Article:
A significant portion of Weber State University students qualify as non-traditional students. To better help these students, who tend to have different challenges when entering college, WSU has a department devoted to helping them on their college path in the Non-Traditional Student Center.
The center offers additional support for any non-traditional student who would like to take advantage of its resources, with locations in the Shepherd Union Building on the Ogden and Davis campuses.
Kristalyn Garfield, peer mentor at the Non-Traditional Student Center, was a returning student herself. When Garfield came back to WSU, she was 41. Garfield understands that it can be challenging just returning to school after some time has passed.
“The Non-Traditional Student Center does not turn away any WSU student seeking their services,” Garfield said.
Though the center does not turn away students looking for resources, their goal is targeted to serve students who are married or widowed, over 25 years of age, have dependents or are in committed relationships.
“I was able to find solutions to problems so fast just by coming here,” Garfield said. “Just by being around those kinds of students and getting the help I needed.”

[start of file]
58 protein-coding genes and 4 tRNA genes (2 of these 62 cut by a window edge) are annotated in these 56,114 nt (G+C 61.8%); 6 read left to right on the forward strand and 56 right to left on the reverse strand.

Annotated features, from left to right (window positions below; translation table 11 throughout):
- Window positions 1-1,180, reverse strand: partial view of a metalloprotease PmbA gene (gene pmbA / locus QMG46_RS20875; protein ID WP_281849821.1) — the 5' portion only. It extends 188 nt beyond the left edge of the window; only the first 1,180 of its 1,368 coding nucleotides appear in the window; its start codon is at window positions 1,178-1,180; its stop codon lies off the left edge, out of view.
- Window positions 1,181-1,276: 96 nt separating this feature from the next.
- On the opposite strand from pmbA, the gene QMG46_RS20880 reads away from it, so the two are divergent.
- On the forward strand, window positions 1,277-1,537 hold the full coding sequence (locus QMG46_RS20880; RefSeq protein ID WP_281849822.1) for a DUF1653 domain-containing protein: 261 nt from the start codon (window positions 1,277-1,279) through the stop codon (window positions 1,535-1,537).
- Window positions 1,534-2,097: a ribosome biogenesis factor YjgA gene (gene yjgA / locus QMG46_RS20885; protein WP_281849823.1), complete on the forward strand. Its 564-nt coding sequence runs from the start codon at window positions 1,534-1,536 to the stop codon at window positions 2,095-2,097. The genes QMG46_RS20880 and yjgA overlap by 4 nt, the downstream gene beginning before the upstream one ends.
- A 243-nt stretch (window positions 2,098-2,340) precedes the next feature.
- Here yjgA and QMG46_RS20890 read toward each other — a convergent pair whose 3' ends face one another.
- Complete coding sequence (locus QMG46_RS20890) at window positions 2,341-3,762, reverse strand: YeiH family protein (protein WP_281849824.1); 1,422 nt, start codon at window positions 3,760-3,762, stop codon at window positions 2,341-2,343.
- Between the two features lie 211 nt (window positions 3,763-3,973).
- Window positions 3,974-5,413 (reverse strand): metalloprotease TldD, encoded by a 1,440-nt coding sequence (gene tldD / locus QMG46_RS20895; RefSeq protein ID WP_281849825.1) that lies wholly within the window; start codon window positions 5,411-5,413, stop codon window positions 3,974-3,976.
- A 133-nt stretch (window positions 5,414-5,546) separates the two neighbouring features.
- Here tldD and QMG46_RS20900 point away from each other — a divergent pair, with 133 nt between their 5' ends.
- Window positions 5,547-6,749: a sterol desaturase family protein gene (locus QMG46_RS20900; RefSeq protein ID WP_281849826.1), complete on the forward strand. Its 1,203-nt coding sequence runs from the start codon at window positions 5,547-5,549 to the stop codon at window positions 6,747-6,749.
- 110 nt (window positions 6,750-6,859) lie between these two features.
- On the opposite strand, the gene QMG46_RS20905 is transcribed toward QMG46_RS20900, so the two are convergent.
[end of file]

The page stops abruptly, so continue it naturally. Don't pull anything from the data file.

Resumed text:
Like her colleagues, Garfield understands how hard it can be to navigate WSU’s many support systems and is well-aware of the challenges many non-traditional students find themselves up against. With 92% of college students under the age of 24, most resources are not geared toward those 25 and older, even though 11.4% of Americans 25 to 34 are enrolled in a higher education institution, according to educationdata.org.
The average age of students enrolled full-time at WSU is 26, which is about 4 years older than the national average for full-time enrollment.
Jared Tenney, peer advisor at the Non-Traditional Student Center, was in a similar position when he returned to college after a nearly two-decade hiatus.
“As a non-traditional student myself,” Tenney said. “I graduate in December, and I started college 21 years ago, and I am finally getting my bachelor’s in December.”
Tenney knows the barriers that non-traditional students face firsthand. Before COVID-19, he saw about 30 students per day at the center. A peer mentor can help students in many ways, including with understanding and filling out FASFA applications, scholarships and finding childcare services. Advisors speak with students to help alleviate any burdens that might hinder a student from pursuing their degree.
Advisor Cody Brown was also a non-traditional student in college. After graduating with a master’s degree, he took a job at the Non-Traditional Student Center.
“We’re a one-stop-shop for any student’s need,” Brown said.
Brown, Tenney and Garfield suggest that all non-traditional students stop in the Shepherd Union and see what services, scholarships and activities that the Non-Traditional Student Center can offer them.